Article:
Generating bodhichitta occurs in a series of steps. First, we consider others to be precious. In dependence upon this, we generate cherishing love. We then consider how those we love suffer, and compassion naturally arises. On the basis of compassion, we naturally ask ourselves how we can help free them from their suffering. The answer is to become a Buddha ourselves.
We naturally generate compassion for those we cherish when we consider their suffering. We find somebody important to us, such as our children, and when they suffer we naturally develop the wish that they be free from their suffering. The compassion a parent generates for their child is very pure, but it is still quite limited in scope. We want them to get good grades, get a good job, marry somebody nice, etc. The compassion of a bodhisattva is much more vast. The main suffering we consider in the context of generating bodhichitta is the fact that those we love suffer from identifying with contaminated aggregates. We wish that they were free from all contaminated aggregates and environments. Contaminated aggregates is the fancy Buddhist name for our ordinary body and mind. Humans suffer from human problems because they identify with a human body and mind. Animals suffer from animal problems because they identify with animal bodies and minds. The same is true for hungry ghosts, hell beings, demi-gods and gods. Bodhisattva’s see that the root cause of all the suffering of living beings is they identify with the contaminated bodies and minds of samsaric beings instead of the completely pure bodies and minds of enlightened beings. Having a good job and a nice partner is great; but having the body and mind of a Buddha is so much better. Besides, if we are a Buddha we have the greatest job (eternally leading others to permanent freedom) and partner (Heruka or Vajrayogini) possible!
The way in which great compassion naturally leads to bodhichitta is explained in the next verses.
(1.15) In brief, you should know
That bodhichitta has two types:
The mind that observes enlightenment and aspires,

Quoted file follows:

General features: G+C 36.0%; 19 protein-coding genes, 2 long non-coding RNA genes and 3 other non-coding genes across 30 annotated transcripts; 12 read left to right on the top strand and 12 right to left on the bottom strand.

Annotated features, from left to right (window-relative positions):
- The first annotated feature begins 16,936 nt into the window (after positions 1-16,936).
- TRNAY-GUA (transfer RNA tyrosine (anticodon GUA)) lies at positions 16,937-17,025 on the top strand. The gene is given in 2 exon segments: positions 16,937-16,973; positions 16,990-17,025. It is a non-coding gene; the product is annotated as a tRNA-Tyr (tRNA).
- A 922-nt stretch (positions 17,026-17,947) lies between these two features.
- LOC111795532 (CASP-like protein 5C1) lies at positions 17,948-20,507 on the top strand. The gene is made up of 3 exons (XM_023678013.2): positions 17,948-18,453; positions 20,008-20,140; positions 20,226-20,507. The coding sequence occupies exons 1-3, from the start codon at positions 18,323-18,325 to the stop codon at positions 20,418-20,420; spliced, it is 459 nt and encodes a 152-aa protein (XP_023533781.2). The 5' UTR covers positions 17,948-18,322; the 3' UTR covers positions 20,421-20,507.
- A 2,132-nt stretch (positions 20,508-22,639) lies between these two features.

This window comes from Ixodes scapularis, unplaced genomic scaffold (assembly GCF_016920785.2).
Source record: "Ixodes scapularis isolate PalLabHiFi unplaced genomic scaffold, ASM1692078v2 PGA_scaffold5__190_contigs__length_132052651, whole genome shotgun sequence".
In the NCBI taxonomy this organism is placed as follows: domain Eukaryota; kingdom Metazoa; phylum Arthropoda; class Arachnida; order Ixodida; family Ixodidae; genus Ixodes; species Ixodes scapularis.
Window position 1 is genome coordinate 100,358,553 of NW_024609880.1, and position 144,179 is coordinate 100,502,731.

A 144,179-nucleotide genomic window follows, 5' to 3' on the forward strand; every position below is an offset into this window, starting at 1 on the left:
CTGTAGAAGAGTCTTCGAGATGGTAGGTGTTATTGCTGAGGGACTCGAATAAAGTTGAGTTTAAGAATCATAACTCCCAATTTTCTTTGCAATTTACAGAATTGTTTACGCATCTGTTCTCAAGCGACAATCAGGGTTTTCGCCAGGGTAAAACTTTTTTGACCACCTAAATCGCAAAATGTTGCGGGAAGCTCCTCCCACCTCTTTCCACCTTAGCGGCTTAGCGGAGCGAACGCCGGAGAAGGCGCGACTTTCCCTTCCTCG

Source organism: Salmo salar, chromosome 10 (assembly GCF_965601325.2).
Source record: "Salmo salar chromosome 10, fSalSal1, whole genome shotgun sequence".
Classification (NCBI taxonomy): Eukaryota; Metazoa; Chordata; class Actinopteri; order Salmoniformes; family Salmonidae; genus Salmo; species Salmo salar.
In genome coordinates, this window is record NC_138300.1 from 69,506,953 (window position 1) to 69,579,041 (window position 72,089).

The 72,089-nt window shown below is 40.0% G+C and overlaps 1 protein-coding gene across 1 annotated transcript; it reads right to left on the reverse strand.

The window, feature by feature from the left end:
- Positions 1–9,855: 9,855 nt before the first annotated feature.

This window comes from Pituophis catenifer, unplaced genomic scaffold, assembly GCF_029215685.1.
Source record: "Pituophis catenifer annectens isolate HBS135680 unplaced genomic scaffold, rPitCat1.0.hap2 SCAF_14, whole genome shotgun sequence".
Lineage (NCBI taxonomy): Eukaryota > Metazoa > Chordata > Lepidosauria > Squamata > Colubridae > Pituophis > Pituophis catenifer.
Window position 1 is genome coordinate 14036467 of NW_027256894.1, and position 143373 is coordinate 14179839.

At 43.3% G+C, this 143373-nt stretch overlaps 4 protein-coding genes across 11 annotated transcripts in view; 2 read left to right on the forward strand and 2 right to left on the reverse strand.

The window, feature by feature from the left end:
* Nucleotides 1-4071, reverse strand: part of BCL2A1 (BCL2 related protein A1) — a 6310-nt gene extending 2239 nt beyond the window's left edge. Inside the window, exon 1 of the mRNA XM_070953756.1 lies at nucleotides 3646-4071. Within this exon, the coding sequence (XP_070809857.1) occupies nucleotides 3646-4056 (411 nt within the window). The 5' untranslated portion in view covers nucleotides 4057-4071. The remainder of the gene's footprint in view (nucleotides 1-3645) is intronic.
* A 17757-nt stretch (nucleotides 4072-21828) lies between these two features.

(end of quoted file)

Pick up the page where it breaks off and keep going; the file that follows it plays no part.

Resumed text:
And the mind that observes enlightenment and engages.
(1.16) Just as the distinction between wishing to go
And actually going is understood,
So, respectively, the wise should understand
The difference between these two bodhichittas.
Our compassion grows until we realize it is not enough to wish that beings be free from contaminated aggregates, but we ourselves must do something about it. We take a personal responsibility for making this happen. This is superior intention.
When we first entered the Dharma, we all felt a strong wish to help others by becoming Bodhisattvas and Buddhas. Yet, if we are honest, we know we still have an underlying concern arising from a selfish intention. We still long for the temporary pleasures of samsara. We still wish we had temporary freedom from any kind of adversity. So we need to honestly ask ourselves, in our heart, do we have this wish to help others like a Bodhisattva or Buddha? Or do we still have a deep concern for samsaric life? There is a big contradiction between these two. Now is the time for us all to ask: what do I really want from my life? What do I want for myself? What do I want from others? How much do I want to change? How much am I prepared to change? Am I prepared to put myself out for others?
When we contemplate these questions, we realize that as long as we still have contaminated aggregates ourselves we will never be able to help the other person because we won’t know how to, we won’t have the ability to and we won’t be around long enough to be able to. We then consider who does have such ability, and we realize only a Buddha does. This naturally leads to the conclusion: I must become a Buddha for the benefit of all. This is the precious mind of bodhichitta.
This mind of bodhichitta has two different levels: aspiring bodhichitta and engaging bodhichitta. Aspiring bodhichitta is we aspire to become a Buddha. We maintain this wish throughout our entire spiritual journey, but it arises before we actually do anything about it. Engaging bodhichitta is when we actually start doing something about it. It begins when we actually take the bodhisattva vows. We decide to move beyond aspiration to actually doing what it takes to become a Buddha – namely train in the six perfections.
There are a great many people who have a great interest in Dharma, but there are very few who actually are engaging in the process of changing themselves. This is true even for changing themselves for their own interest, much less the interest of others. The resistance to Dharma instructions always becomes the fiercest when it implies that we actually need to change our behavior. If we check, we want to become a Buddha without having to change a thing about ourselves. Unfortunately, it doesn’t work that way!